6.9

The Zero Theorem

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<i>The Zero Theorem</i>

You don’t need to look too hard to find similarities between Terry Gilliam’s The Zero Theorem and the director’s famed 1985 film, Brazil. Both movies offer a bleak, satirical vision of the future, realized via impressive, extensively detailed production design. Both portray heroes who are flaccid cogs in the system, dissatisfied with ordinary life, waiting for bigger things without the wherewithal to obtain them. Both feature a dream woman who interacts with the hero in a fantasy world.

But they also both burst with so much creativity that, even with all the thematic similarities, they’re different animals. The Zero Theorem finds Gilliam as enthusiastic as he’s been in years—which isn’t to say that he’s more disciplined or coherent. This isn’t a great movie, but it’s definitely alive. There’s a certain pleasure to be had just looking at the world Gilliam and art director Adrian Curelea have created. It’s a future inundated with advertisements, where billboards follow you around on LED ribbons, making sure you see and hear the sales pitch. Megacorporations naturally control everything, and remind everyone of their happy existence.

The city is bright and colorful—as if a bit too eager to express joy—which makes Qohen Leth stand out in his glumness. Christoph Waltz plays the pale, bald oddball, who works as some sort of mathematical engineer for the leading megacorporation. Qohen’s dream, like so many people’s, is to be able to work from home. He’s expecting some vague, nondescript call that will change his life, and wants to be there when the phone rings.

“We are dying,” he replies whenever someone asks how he’s doing—insisting on referring to himself in plural form à la Gollum. But when he has his medical checkup to support his request to work from home, the doctors insist there’s nothing wrong with him. (Hair-loss doesn’t qualify as a sign of disease.)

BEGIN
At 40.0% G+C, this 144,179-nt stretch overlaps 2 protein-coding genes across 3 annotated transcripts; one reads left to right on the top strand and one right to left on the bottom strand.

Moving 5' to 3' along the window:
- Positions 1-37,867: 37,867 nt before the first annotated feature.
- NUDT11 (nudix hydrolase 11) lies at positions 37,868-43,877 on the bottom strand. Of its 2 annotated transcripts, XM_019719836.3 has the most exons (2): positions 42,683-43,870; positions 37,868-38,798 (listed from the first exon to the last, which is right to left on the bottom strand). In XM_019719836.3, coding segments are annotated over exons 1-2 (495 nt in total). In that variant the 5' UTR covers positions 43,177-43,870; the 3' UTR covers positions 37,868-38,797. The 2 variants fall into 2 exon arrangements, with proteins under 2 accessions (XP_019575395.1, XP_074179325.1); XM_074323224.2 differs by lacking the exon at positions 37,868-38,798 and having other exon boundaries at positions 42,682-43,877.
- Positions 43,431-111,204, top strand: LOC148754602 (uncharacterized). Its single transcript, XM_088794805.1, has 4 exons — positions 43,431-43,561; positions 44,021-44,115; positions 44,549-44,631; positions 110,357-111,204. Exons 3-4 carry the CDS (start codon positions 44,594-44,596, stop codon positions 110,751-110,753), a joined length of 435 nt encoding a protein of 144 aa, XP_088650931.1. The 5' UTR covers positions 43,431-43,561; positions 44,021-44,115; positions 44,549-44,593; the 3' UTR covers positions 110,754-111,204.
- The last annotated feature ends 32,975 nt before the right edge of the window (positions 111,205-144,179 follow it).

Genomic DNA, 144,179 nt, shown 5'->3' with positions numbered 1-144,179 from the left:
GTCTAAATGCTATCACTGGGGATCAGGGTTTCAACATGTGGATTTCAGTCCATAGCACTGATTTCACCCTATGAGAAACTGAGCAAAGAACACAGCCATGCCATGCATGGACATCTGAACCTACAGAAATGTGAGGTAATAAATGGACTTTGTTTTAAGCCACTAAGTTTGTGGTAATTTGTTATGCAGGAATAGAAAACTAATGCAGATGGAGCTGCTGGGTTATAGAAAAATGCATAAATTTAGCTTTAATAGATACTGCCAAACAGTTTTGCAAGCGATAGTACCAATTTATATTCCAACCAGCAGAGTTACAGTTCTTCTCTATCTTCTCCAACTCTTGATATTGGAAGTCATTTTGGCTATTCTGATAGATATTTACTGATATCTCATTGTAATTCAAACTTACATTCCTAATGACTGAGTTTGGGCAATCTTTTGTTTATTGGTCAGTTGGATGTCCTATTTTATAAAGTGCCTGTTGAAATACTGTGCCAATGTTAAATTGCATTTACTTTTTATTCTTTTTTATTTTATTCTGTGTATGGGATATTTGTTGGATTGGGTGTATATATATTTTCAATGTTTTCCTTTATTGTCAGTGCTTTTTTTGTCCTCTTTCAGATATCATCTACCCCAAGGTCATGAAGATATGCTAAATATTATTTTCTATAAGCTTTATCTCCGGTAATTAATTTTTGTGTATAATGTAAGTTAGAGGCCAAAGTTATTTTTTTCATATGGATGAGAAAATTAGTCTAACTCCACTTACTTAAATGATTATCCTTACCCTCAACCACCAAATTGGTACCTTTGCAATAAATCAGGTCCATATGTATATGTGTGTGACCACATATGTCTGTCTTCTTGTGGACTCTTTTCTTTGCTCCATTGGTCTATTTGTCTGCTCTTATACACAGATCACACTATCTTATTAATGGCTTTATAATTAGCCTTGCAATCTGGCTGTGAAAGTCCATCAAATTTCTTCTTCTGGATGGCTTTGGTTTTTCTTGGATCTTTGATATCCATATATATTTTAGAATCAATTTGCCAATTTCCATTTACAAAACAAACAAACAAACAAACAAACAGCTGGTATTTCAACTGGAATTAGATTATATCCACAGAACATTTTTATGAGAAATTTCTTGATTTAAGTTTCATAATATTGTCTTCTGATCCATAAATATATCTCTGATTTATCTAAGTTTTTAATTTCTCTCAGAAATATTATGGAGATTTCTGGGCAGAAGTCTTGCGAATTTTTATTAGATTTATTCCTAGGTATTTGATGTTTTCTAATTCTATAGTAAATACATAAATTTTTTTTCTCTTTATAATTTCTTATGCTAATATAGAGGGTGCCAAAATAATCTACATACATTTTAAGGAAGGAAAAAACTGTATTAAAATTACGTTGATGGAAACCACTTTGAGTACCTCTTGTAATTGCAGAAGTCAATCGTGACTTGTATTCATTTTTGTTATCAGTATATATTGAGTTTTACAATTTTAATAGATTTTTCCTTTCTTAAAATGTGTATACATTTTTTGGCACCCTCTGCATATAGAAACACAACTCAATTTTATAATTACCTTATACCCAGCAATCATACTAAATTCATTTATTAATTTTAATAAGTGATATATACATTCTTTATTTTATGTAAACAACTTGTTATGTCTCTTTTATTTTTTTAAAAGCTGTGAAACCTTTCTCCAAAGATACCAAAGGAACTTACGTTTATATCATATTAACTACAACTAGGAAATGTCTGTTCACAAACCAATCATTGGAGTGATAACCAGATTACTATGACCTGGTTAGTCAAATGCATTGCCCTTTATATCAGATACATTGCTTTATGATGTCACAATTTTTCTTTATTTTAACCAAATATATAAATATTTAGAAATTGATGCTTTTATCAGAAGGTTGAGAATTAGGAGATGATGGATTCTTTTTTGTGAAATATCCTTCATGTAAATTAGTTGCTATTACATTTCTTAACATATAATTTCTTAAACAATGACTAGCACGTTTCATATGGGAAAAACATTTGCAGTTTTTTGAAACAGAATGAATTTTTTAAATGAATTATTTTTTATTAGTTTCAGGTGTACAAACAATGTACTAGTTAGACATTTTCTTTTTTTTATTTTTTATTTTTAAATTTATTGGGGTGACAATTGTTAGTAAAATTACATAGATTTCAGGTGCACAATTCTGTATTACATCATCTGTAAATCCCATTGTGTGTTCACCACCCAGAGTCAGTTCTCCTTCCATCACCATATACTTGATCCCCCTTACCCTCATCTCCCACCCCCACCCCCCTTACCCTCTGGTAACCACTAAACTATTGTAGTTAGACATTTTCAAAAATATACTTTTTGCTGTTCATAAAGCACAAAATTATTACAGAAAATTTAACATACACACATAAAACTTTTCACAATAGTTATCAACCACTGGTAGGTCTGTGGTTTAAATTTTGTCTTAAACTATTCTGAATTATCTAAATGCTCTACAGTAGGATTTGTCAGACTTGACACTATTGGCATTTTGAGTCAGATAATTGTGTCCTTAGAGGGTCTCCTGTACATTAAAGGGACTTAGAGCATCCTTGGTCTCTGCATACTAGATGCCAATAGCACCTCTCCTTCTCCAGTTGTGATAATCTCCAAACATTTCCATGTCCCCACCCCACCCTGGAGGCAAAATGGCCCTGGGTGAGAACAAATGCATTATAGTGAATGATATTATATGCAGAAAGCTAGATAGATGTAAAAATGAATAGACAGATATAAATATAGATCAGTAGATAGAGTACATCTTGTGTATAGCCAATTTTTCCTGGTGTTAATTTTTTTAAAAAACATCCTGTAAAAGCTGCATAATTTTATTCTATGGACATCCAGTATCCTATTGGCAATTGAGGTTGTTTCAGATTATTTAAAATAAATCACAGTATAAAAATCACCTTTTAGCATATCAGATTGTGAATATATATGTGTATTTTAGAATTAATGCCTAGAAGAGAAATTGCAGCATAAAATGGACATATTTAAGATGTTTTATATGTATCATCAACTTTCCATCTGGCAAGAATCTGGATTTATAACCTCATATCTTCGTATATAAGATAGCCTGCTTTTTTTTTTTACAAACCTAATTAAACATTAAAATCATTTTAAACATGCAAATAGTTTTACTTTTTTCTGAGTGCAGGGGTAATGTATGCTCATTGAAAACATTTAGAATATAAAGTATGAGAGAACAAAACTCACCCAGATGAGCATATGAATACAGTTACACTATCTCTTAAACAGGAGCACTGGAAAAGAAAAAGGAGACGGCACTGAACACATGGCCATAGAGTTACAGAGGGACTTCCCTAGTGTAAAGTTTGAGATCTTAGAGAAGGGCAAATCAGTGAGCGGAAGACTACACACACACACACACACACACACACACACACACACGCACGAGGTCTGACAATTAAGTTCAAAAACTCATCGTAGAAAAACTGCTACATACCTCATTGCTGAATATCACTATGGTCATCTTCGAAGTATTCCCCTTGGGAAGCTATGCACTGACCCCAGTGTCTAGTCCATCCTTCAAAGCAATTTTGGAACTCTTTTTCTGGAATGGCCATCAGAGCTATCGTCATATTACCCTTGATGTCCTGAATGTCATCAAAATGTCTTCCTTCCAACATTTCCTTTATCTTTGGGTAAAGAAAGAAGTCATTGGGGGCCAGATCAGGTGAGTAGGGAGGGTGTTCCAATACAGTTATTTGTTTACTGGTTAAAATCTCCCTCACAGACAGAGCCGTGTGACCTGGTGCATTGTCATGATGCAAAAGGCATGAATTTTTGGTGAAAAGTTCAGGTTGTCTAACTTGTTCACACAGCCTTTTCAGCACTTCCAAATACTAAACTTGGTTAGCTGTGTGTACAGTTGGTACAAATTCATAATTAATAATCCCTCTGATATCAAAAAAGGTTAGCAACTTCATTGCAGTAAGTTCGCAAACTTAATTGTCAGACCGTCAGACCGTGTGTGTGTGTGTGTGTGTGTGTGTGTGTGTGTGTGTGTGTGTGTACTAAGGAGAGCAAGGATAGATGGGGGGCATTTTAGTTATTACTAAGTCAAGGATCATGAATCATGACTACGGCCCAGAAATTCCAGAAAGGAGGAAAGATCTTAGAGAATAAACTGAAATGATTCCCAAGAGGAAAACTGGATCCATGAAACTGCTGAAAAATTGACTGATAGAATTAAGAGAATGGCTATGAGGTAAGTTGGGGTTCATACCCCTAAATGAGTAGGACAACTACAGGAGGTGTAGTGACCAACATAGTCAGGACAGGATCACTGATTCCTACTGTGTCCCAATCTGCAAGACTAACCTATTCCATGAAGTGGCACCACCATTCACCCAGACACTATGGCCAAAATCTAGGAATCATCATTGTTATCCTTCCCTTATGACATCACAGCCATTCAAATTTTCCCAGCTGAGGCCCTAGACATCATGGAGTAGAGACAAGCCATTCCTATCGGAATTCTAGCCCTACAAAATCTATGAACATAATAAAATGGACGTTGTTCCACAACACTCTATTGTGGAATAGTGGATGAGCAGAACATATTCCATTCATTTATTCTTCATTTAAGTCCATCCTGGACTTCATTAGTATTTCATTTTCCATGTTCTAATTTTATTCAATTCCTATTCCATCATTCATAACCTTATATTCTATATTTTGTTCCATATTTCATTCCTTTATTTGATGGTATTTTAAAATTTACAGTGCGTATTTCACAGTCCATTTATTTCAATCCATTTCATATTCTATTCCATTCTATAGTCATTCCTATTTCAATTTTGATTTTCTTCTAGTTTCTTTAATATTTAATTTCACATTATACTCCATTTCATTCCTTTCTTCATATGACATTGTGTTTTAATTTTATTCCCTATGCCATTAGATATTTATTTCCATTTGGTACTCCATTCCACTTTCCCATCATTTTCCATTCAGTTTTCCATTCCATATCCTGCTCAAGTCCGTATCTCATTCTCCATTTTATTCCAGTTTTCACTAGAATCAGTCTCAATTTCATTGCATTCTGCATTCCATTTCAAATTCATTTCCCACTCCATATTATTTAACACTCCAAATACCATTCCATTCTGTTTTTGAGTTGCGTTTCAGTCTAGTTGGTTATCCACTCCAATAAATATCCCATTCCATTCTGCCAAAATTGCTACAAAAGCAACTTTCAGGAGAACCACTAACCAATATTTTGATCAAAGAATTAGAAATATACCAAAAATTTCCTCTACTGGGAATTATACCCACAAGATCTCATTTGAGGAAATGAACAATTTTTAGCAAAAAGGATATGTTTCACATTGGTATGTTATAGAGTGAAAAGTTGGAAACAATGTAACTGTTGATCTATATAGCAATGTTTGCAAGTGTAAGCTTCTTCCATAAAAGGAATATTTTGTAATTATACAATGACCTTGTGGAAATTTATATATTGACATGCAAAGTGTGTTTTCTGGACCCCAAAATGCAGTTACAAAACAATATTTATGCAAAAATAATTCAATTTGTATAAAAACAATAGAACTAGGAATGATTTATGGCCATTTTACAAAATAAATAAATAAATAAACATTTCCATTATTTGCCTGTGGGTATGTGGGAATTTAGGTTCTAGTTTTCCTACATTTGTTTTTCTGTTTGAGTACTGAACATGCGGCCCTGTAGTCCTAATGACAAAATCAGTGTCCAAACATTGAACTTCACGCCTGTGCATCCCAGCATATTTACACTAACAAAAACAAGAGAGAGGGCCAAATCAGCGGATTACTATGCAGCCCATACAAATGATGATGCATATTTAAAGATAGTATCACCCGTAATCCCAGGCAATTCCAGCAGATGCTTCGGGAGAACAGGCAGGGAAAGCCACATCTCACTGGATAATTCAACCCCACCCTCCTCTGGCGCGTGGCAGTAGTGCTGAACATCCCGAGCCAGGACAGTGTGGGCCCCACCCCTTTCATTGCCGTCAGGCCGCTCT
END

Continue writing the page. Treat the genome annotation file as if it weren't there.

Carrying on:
While it will never be as celebrated as his Oscar-winning roles due to its quieter nature, Waltz’s performance is peculiarly compelling. As a deluded, neurotic misfit, Waltz keeps us guessing whether there’s any sense or logic behind his character’s behavior. Maybe he knows something everyone else doesn’t, or maybe he’s just the latest person to lose his wits in a world gone mad. Whatever the case, his eccentricity earns him the assignment of proving the zero theorem, a mysterious equation that makes everyone who works on it go mad. Since Qohen is already mad, the company reasons, he’s a good fit.

When Qohen works on his computer, he looks like he’s playing a video game. He holds an elaborate controller that he uses to rotate cubes and fly them around to fill holes in a giant block structure. It’s supposed to be a visual representation of his work, and helps portray the zero theorem as a sort of Sisyphean equation. Just when he’s completes one block tower, it causes another to break away, leading him in endless circles of block-grabbing. The video-game styling suggests that all this work is really just a time-killing diversion that ends in emptiness.

Without much plot to push things forward, the different characters Qohen encounters drive the movie. David Thewlis stands out as Qohen’s supervisor, Joby, who refuses to get his underling’s name right. Joby always keeps a jolly exterior while telling Qohen that he can’t have what he wants. Joby gives his employee psychiatric help via a software program called Dr. Shrink ROM, whose avatar is played by Tilda Swinton, sporting a look quite similar to her character from Snowpiercer. Matt Damon plays The Management, a terse and elusive authority figure, seen more in company posters than in real life. He’s so incognito that his suits often match his surroundings.

Some of the other characters don’t work as well. Bainsley (Mélanie Thierry), a mysterious sexy lady who saves Qohen from choking and starts visiting him, is less interesting than over-the-top. Bob (Lucas Hedges), a 15-year-old computer genius, speaks in sentiments that are too on-the-nose for the rest of the movie’s murky confusion.

The Zero Theorem is at its best when it’s slyly comedic, mixing clever visual gags with its mysterious plot. When it pushes things, the tone becomes unstable, and the philosophical content falls short. At times shallow, at others nonsensical, the movie fails to build up to achieve anything truly revelatory. This can certainly be frustrating, but if you’re watching closely, you won’t be bored.

Director:   Terry Gilliam
Writer: Pat Rushin
Starring: Christoph Waltz, David Thewlis, Mélanie Thierry, Matt Damon, Lucas Hedges and Tilda Swinton
Release Date: Sept. 19, 2014

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